Bangladesh’s equity market deserves more attention from global investors as rising consumption and foreign investments boost the outlook for corporate earnings, according to HSBC Holdings Plc.
(Bloomberg) — Bangladesh’s equity market deserves more attention from global investors as rising consumption and foreign investments boost the outlook for corporate earnings, according to HSBC Holdings Plc.
“Like India two decades ago or Vietnam a decade ago, it offers prospects for significant long-term capital appreciation driven by earnings growth,” strategists Herald van der Linde and Prerna Garg wrote in a note dated Aug. 16. Earnings are expected to grow 20% in the next three years, they said.
The rare bullish view on the South Asian nation from a foreign broker signals a potential change in fortunes for the frontier market. Bangladesh is also on track to become a major consumer market by 2030, with the size of the population with daily income above $20 set to exceed that of Vietnam and the Philippines, according to HSBC.
Bangladesh’s economic growth is forecast to average 7% in the five years through fiscal year 2027, according to the International Monetary Fund, making it one of the fastest-expanding nations in Asia. Gross domestic product growth averaged more than 6% in the past decade and its GDP per capita has recently overtaken India’s.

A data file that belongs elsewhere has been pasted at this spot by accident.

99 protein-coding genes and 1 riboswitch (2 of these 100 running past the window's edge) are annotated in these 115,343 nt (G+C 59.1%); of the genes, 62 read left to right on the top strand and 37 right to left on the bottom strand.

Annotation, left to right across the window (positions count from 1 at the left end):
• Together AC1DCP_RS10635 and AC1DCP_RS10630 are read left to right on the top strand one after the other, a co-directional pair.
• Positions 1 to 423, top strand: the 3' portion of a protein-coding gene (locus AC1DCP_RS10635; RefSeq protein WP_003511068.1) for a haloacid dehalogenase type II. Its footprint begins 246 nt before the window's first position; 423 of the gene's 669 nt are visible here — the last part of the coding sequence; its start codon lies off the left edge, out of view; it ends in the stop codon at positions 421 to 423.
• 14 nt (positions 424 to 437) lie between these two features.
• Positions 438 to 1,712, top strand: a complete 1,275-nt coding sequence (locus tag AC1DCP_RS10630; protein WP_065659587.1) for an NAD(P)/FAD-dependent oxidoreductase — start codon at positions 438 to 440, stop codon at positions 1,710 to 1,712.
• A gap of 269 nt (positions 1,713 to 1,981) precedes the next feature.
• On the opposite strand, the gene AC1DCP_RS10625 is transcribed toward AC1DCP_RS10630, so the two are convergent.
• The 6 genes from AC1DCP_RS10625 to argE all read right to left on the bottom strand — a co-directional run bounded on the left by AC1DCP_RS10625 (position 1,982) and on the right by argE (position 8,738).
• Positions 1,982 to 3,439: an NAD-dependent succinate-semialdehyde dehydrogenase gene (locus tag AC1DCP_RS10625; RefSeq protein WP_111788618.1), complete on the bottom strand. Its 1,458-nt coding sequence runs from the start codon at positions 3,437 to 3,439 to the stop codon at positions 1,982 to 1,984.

Bangladesh recently allowed its currency to trade freely and adopted a unified exchange-rate regime, which allows for transparency and efficiency in foreign exchange transactions, benefiting businesses. It also secured a $4.7 billion bailout from the IMF in January to fortify its economy.
To be sure, the country faces multiple risks including bad loans, price restrictions on stocks, a volatile currency, and potential political instability. The nation’s equity market is also small — carrying less than 450 companies according to data compiled by Bloomberg — and illiquid. The Bangladesh Dhaka Stock Exchange Broad Index gained less than 1% this year after falling 8% in 2022.
Still, the country’s banks should benefit from rising credit growth fueled by high spending in infrastructure and factories, while its technology companies may gain from a push to make Bangladesh more digital, they added.
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